The organization of the rest of the paper is as follows. The next part introduces the current works related to the MapReduce scheduling in the virtual cluster. Section 3 overviews our speculative execution framework. Sections 4 and 5 show how to predict the performance interference degree, identify the stragglers, and schedule the tasks. Section 6 presents the experimental result to verify our methods. Finally the paper is summarized in Section 7.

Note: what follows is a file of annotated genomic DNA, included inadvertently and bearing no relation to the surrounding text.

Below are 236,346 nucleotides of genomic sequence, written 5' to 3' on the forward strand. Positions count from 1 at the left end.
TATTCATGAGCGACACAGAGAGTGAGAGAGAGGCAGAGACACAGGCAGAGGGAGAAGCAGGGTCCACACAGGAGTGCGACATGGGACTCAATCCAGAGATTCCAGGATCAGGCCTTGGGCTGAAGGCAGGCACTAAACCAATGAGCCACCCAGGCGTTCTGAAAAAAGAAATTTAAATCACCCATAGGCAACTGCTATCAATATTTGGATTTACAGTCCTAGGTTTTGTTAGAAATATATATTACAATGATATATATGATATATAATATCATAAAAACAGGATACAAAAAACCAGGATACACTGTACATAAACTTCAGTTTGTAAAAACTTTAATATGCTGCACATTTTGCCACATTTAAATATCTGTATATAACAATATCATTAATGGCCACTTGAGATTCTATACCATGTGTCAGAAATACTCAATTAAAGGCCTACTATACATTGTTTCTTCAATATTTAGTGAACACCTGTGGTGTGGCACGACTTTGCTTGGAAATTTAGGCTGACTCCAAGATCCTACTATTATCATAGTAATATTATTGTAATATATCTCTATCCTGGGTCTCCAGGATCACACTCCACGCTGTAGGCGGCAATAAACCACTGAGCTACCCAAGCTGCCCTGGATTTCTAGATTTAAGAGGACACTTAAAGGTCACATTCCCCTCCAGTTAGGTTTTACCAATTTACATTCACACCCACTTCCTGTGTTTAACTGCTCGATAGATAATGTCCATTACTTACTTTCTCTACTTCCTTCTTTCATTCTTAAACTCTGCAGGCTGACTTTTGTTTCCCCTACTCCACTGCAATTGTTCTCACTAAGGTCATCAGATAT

Currently, lots of works in the field of performance analysis in the virtual cluster are conducted. Reference [14] presents a method for predicting the interthread cache conflicts based on the hardware activity vector. Reference [15] presents a method to characterize the application performance in order to predict the overheads caused by the virtualization. Reference [16] uses an artificial neural network to predict the application performance. References [17, 18] analyze the network I/O contention in the cloud environment. Performance interference among the CPU-intensive applications has been discussed in [11]. Reference [12] considers the performance interference of the disk I/O intensive applications and proposes a model for predicting such interference. Reference [8] analyzes the factors related to the performance interference and presents a method for estimating it. Reference [19] targets the problem of application scheduling in data centers with the consideration of the heterogeneity and the interference. Although some of the current works have noticed the performance interference and the MapReduce applications’ performance caused by such interference, they only focus on I/O intensive applications and try to find a uniform performance interference model to evaluate the performance degradation for different types of the applications. In fact, for different applications, using a uniform model to evaluate its performance may not always work well as the resource usage pattern can be very different. Besides, the method proposed in [19] develops several microbenchmarks to derive interference sensitivity scores and uses a collaborative filtering method to induce the sensitivity score for a new arrival application which needs the application to run against at least 2 microbenchmarks for 1 minute to get its profile. Then, as the method relies on the microbenchmarks for analyzing the interference degree, the diversity of the microbenchmarks will affect the accuracy of the analysis. Besides, if the diversity number of the microbenchmarks is large, the score matrix for the collaborative filtering may be very sparse as the new application cannot run against many microbenchmarks for 1 minute before inducing the interference sensitivity score. Then, the collaborative filtering method may not work well as for the sparse matrix. Although some methods have been proposed to solve this problem, the effect is not very good. Meanwhile, in the field of the MapReduce job scheduling, the QoS may depend on not only the interference, but also the factor of the data locality. Then, making the MapReduce job run against the microbenchmarks may not reflect its actual performance and get its actual profile. MapReduce job may need to read the data file remotely from the microbenchmarks. Then, the runtime of the job under this situation may be different from the runtime when the job need not read input data files remotely. In this sense, the method proposed in [19] may not be used in the field of MapReduce job scheduling.